Intimidation and Harassment of West Papuan Students and Civil Society Groups

Download in pdf format: PBB December 2017 EN

As part of a recently published compilation of human rights reports on West Papua, Papuans Behind Bars reported an overall decrease in the number of West Papuan political prisoners.[1] This trend, however, has not translated into a reduction in the incidence of abuse, harassment, and intimidation of West Papuan activists and their supporters across Indonesia.

This update, produced by Papuans Behind Bars (PBB), focuses on exposing police and military intimidation of West Papuan students and civil society groups outside of West Papua between September and December 2017. The reports were compiled by the Papuan Students Alliance (AMP)[2] in Java, and the West Papua National Committee (KNPB) Consulate[3] in Manado, and verified by Papuans Behind Bars researchers. Taken together, the cases presented in this brief report demonstrate a disturbing trend of civil and political rights violations, limiting freedom of expression and assembly. The frequency of arbitrary arrests further underscores the denial of the right to liberty for people working for social and political justice in West Papua.

The purpose of this update is to show that systematic violations of  West Papuans’ rights happen not only inside West Papua, but also throughout Indonesia. In recent years, West Papuan student dormitories have been targeted by the police, military, and local militias. The case of Obby Koyoga, arising out of a three-day police siege of a West Papuan dormitory in Yogyakarta (14 -16 July 2016), is an infamous example, and one condemned by hundreds of Indonesian civil society groups as racist and discriminatory.[4] PBB believes that there are many other similar incidents that are not reported, as patterns of abuse and intimidation are often normalised by many West Papuans.

PBB will continue to report this type of intimidation in the future, with a view to better understanding, documenting, and exposing the many forms of discrimination against West Papuans and their supporters, and the suppression of their civil and political rights.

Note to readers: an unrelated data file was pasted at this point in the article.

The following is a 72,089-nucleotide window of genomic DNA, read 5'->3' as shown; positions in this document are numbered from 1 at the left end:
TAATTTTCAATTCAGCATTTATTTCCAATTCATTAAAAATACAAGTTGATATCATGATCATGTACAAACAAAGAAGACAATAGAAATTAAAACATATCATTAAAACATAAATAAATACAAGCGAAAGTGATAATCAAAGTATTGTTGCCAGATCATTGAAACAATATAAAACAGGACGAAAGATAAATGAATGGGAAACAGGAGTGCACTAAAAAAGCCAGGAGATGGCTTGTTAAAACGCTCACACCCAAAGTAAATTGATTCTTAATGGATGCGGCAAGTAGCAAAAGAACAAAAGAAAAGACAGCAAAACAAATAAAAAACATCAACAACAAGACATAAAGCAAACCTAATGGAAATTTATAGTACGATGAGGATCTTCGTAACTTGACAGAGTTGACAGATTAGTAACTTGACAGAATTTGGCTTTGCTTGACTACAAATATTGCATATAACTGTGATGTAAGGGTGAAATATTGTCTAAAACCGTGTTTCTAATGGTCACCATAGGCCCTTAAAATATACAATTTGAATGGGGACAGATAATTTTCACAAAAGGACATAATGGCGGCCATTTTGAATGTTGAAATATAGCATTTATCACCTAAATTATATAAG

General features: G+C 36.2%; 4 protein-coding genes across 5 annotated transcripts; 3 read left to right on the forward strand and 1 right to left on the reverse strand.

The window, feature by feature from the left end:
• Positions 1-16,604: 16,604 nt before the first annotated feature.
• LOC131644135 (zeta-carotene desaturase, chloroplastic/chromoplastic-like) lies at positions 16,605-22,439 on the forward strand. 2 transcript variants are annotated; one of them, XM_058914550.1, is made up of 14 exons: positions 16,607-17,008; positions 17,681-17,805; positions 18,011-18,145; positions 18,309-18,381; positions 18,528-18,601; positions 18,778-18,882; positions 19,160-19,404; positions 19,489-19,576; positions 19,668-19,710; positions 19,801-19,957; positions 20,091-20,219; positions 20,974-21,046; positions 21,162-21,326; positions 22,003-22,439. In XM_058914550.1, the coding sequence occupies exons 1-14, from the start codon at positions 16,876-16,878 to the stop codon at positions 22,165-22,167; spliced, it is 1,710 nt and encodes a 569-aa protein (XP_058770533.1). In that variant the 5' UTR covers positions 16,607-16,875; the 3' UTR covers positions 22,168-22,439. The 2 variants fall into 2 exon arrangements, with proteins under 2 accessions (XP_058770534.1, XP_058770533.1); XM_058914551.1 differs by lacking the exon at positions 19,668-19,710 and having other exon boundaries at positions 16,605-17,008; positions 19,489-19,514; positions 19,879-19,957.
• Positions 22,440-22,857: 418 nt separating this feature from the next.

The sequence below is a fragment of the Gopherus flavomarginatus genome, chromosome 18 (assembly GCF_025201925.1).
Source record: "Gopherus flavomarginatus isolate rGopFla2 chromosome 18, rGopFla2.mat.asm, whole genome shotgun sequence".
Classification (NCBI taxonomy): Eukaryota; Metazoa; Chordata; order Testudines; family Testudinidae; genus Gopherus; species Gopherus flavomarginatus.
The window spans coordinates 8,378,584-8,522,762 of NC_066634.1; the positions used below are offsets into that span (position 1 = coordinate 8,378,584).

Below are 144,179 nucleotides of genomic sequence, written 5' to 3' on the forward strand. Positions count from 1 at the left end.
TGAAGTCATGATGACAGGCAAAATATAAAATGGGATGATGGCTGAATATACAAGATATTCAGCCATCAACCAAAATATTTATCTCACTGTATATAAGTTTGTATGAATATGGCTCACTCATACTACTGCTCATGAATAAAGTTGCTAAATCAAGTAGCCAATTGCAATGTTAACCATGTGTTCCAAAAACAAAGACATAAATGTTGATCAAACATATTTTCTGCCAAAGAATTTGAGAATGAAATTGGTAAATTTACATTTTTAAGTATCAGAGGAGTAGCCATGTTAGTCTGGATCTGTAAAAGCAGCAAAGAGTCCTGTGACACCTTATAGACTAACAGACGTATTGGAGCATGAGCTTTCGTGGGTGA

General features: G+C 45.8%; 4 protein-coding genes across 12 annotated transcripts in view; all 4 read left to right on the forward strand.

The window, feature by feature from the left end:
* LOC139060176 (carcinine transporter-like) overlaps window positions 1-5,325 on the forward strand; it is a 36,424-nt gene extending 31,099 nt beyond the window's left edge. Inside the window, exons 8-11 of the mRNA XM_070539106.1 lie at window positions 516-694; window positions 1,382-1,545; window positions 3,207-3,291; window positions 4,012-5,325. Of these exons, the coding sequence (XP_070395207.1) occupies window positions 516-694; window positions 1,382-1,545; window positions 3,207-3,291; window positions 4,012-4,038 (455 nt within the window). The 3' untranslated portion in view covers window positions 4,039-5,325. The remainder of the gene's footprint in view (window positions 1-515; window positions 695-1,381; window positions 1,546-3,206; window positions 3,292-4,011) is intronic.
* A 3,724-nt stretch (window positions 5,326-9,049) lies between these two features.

Monitoring students

Manado, North Sulawesi

Front entryway (top) and courtyard (middle) of Cenderawasih V depicting Morning Star before police visited on 19 September 2017; Hiskia Meage, Head of KNPB Manado, surrounded by police on 9 November 2017 (bottom)

Front entryway (top) and courtyard (middle) of Cenderawasih V depicting Morning Star before police visited on 19 September 2017; Hiskia Meage, Head of KNPB Manado, surrounded by police on 9 November 2017 (bottom)

At approximately 7.30 am on Sunday, 17 September 2017,  three plainclothes police officers visited Kamasan V West Papuan student dormitory[5] in Manado, the capital city of North Sulawesi. They were reportedly looking for both the head of KNPB Consulate, and head of the dormitory, each of whom were away from the premises at the time. Not finding the persons they were looking for, the police then asked all of the dormitory residents to gather for a group photo. None of the students consented, despite police reportedly stating that they received an order from the police chief to build a “special relationship” with West Papuans. No warrant was provided.

Two days after the visit at Kamasan V, at approximately 10:30 am on 19 September 2017, five armed police officers burst into the kitchen of Cenderawasih V, another West Papuan student dormitory in Manado. While surveying the residence, they took photos of the Morning Star symbol depicted in the entryway and the courtyard. They left when students protested. Later that day, at around 2.15 pm, a larger force of police returned, with seven cars and six motorcycles, as well as some high level officers. Twenty-five students were arrested and brought to the local police station for interrogation before being released later that day.

At 7:30 am on Thursday, 9 November 2017, approximately two dozen security personnel returned to the Cenderawasih V dormitory, demanding that the painted Morning Star symbol on the premises be erased.[6] The students refused, and a fight

A plainclothes policeman removes the Morning Star, 9 November 2017 (top);  Police visit Cenderawasih V , 16 November 2017 (bottom)

A plainclothes policeman removes the Morning Star, 9 November 2017 (top);
Police visit Cenderawasih V , 16 November 2017 (bottom)

nearly broke out between police and students. Police had erased the symbol by midday. Shortly thereafter, eleven police officers came to relieve the initial group, and remained there until 7 pm.

One week later, police returned to Cenderawasih V on 16 November to talk about radicalism.Police also insisted that the Morning Star symbols, repainted since the previous incident, must be erased.

Tomohon, North Sulawesi

On Wednesday, 4 October 2017, at around 3 pm, eight police officers wearing body armour and helmets visited Kamasan VIII West Papuan student dormitory in Tomohon, a small town around 50 km from the provincial capital of Manado. Police wanted to take pictures of every single student residing in the dorm. None of the students consented, and reported feeling terrorised after the police departed.

Bandung, West Java